In November last year tragedy struck the band on what should have been a regular night for any 22 year-old guy. The unthinkable happened when Scotty the band's drummer was walking home from band practice and was struck by a car while crossing the road. He slipped into a coma and never recovered from the head injuries he sustained in the accident. Scott Douglas Murray passed away on 18th November 2001 and the band's spirit slipped away with him. Any thoughts of the band without Scott were unbearable and as the band's friends, families and fans gathered around to support them the future of 28 Days was unclear.
But, as we know, even terrible wounds like this will eventually heal and slowly but surely life has to go on. For a band that had seemed to have it all - hit records, sold out tours and charmed lives it was back to the basics. They recruited a friend of theirs, Vinnie, to play drums and started to practice together again. Inspired by the highs and lows they had experienced new songs started to flow, old songs felt good again and they decided the best way to chase away the demons was to get back on the road. In a time of confusion this was something that they could understand.
In March this year 28 Days introduced their new lineup and paid tribute to Scott by continuing the band with the same fire, enthusiasm and courage that he had always shown them. Headlining the Australian Warped tour alongside kindred spirits Pennywise, who had also lost a band member in a tragic accident, the band caught the eye of U.S. promoter Kevin Lyman and they were promptly booked onto the U.S. and Canadian Vans Warped Tour shows and release plans for the land of the free commenced.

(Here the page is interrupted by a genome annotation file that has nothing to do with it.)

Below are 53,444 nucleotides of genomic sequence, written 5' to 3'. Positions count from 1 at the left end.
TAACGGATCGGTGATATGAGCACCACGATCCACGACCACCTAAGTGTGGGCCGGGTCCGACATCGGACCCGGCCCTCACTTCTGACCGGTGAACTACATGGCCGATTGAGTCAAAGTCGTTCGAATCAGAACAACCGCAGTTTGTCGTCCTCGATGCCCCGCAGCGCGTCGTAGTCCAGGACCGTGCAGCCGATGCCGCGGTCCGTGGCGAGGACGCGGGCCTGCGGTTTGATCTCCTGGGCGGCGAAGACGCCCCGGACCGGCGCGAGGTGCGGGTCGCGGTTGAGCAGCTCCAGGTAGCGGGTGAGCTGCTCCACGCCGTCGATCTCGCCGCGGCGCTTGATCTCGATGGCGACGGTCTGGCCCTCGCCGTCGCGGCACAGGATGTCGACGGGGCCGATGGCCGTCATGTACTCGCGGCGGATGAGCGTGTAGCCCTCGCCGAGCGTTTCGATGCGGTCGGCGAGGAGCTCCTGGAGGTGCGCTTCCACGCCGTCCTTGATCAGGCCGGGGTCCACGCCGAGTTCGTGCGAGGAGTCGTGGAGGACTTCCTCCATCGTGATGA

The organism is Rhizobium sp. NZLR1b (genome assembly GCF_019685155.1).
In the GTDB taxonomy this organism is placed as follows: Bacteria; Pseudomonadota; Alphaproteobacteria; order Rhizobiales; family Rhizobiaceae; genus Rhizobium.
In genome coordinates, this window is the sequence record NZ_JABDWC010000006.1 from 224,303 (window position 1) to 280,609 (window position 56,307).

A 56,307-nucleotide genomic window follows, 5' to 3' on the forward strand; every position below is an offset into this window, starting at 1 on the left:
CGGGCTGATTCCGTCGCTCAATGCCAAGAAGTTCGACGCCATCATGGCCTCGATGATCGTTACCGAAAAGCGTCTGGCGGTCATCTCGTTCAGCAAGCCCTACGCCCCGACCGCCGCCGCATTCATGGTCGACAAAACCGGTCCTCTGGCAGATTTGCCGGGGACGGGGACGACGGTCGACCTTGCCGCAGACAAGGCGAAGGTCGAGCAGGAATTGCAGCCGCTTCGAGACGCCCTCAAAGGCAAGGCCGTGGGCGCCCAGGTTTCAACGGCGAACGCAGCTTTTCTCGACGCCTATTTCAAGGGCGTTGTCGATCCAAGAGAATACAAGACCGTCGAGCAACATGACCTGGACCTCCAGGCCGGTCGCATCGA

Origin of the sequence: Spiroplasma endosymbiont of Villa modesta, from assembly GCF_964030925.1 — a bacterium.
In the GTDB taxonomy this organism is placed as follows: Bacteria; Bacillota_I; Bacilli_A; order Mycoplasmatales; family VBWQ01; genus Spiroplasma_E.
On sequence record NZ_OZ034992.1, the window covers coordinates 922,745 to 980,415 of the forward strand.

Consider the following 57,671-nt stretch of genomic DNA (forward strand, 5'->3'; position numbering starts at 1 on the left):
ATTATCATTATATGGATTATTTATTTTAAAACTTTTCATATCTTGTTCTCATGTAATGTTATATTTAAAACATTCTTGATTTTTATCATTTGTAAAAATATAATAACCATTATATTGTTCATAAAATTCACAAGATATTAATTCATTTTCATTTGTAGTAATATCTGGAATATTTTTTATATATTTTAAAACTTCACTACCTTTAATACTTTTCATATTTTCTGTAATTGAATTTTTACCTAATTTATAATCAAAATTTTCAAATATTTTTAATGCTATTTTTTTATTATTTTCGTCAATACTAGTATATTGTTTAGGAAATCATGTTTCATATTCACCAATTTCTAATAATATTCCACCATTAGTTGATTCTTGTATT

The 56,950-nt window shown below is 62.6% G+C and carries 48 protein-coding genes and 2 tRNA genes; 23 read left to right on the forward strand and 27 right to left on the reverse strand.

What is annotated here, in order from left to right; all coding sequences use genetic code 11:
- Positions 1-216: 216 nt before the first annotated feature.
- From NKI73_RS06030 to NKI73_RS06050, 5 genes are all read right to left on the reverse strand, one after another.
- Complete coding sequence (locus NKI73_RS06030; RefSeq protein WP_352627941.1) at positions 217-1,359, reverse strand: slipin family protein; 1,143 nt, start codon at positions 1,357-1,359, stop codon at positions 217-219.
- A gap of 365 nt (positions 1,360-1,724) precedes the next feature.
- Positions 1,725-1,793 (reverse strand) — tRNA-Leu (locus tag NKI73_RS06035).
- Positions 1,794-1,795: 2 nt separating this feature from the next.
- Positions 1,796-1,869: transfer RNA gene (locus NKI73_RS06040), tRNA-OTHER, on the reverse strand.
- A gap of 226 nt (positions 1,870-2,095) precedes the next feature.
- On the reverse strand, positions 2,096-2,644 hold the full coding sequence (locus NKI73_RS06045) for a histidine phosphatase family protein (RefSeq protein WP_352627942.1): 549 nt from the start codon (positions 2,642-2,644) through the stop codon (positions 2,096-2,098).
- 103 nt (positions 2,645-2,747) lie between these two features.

With the show seeming to be back on the road new tunes began to flow freely and the timing seemed right to head back into the studio to see if the ideas they were working on could form an album. Starting off with two songs they had written with Scott, "Photos" and "January", the band enlisted the help of a producer going by the name Machine. Hailing from New Jersey he had worked on some of their favourite albums - with bands like Shootyz Groove, Pitchshifter, Vision Of Disorder and HedPE. The band laid down the tracks for new songs like "What's The Deal", "True Story", "A General" and what would be the first single "Take Me Away" and also re-recorded a new version "Say What?", amongst other songs, over two months in April and May 2002. In June Machine packed his Mac and took the tracks back to the "Machine Shop" in Hoboken to complete the final mixes for the album which was now being referred to as "Stealing Chairs".
So the page turns to now, much the same as the band's opening chapter way back when, with a willful spirit, unbeatable energy and an edge you cannot copy or manufacture. Back stronger and more convincing than ever.
Let the record show that 28 Days is a rock band of individuals that perform live, write music, record songs and traverse the globe together. These people are Jay Dunne - vocals, Simon Hepburn "Hep" - guitar, Damian Gardiner - bass, Jedi Master Jay - turntables, samples and Vinnie Jukic - drums.
Their records are supported, sold and distributed in Australia by Festival Mushroom Records. Contact info Natalie??????
To contact the band you need to pass through the strong arm of the management law; Blue Murder e: firstname.lastname@example.org .